Apart from these lecture videos, many additional 10 min tutorial videos will teach you the different functions of the R-commander software and tips for using Microsoft Excel – such as formulas to use to make your calculation simpler and faster.
These videos are optional in a sense, as I myself didn’t really watch all of them. I relied more on Google as I found it quicker to do an online search as opposed to watching a 10-minute video. However, they are definitely helpful and come in handy when it is easier for you to understand a function by watching someone do it as opposed to reading instructions.
Your tutorial assignments are released each week after each chapter is completed. The difficulty of the questions tends to scale from the first to the final.
This is to give you a chance to familiarise yourself with the concepts first – by doing simpler questions – before challenging you to apply them on the tougher questions.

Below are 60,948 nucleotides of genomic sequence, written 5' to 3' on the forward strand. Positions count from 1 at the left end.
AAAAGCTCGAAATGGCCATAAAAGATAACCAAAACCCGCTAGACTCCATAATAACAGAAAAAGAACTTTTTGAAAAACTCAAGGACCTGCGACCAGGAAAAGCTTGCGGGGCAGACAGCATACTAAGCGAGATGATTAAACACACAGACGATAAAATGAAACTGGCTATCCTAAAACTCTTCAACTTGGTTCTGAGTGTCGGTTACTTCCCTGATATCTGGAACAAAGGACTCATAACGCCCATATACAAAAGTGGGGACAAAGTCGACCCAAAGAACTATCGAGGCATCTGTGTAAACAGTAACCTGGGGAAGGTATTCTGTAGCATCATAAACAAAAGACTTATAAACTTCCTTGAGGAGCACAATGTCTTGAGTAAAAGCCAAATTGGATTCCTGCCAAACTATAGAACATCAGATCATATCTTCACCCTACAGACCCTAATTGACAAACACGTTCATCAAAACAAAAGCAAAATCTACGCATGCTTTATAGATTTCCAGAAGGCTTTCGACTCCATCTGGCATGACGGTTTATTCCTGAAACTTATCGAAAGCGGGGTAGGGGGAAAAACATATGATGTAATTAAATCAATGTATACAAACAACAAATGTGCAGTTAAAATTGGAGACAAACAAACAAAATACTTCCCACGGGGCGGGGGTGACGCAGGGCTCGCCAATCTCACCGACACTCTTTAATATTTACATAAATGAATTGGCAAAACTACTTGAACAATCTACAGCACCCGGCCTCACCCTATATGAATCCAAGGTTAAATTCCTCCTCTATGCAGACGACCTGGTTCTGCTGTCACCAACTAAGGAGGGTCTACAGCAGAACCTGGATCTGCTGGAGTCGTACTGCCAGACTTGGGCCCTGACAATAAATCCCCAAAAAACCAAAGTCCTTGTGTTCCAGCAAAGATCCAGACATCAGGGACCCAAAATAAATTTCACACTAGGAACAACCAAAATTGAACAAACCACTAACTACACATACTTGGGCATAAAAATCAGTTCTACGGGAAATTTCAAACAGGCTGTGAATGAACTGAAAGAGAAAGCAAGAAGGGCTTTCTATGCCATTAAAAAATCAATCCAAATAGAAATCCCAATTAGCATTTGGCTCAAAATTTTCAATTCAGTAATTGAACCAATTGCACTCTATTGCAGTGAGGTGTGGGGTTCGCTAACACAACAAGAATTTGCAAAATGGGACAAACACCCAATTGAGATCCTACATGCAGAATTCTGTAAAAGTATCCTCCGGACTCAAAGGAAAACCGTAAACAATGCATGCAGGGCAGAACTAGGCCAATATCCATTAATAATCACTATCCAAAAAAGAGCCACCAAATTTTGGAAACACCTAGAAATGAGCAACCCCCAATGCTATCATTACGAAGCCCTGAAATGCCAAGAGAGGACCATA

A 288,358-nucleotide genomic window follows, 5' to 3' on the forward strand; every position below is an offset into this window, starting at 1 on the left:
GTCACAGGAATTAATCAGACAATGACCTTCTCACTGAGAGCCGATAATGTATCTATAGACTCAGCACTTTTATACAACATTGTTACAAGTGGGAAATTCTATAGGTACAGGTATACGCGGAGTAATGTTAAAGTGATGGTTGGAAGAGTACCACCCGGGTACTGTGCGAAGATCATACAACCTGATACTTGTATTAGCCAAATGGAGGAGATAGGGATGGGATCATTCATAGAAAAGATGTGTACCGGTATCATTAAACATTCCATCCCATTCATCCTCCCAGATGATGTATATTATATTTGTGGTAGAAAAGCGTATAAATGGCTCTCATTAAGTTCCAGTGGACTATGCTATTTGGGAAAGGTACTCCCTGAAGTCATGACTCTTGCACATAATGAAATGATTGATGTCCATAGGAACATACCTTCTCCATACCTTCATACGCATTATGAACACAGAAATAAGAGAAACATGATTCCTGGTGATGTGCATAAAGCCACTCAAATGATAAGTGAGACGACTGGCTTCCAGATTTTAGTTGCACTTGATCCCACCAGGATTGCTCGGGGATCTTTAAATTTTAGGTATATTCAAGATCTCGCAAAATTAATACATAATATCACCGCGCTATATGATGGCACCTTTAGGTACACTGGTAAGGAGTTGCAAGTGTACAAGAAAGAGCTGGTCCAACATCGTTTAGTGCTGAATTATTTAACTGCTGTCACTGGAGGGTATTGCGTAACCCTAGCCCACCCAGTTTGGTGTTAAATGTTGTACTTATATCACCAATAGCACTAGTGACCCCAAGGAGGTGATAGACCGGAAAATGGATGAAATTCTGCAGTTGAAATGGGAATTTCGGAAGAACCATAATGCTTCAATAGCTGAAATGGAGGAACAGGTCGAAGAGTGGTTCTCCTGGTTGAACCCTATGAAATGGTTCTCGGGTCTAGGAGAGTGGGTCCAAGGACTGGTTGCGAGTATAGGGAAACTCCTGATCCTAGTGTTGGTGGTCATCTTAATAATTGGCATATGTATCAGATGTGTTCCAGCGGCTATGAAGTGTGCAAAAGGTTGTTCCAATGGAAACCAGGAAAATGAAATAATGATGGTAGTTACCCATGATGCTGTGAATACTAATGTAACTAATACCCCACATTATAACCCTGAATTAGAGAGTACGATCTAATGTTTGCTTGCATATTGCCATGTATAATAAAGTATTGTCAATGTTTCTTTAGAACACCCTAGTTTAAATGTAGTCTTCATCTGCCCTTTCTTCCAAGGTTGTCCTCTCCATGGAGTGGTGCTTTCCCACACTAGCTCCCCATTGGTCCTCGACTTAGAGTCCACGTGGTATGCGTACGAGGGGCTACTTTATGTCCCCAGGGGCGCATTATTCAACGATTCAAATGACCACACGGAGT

These on average took me around 2 hours to complete each week. They do also sometimes require you to use Excel or R Commander, serving as good practice for your group project!
Despite having pre-recorded lectures, your tutorial meetings are still face-to-face! These sessions last around 2.5 hours and happen bi-weekly. In total, you will have only 5 tutorial sessions since they only happen once every 2 weeks.
During your tutorial sessions, your tutor will go through with you the answers for the tutorial assignment while also going through the content of the lecture for that week.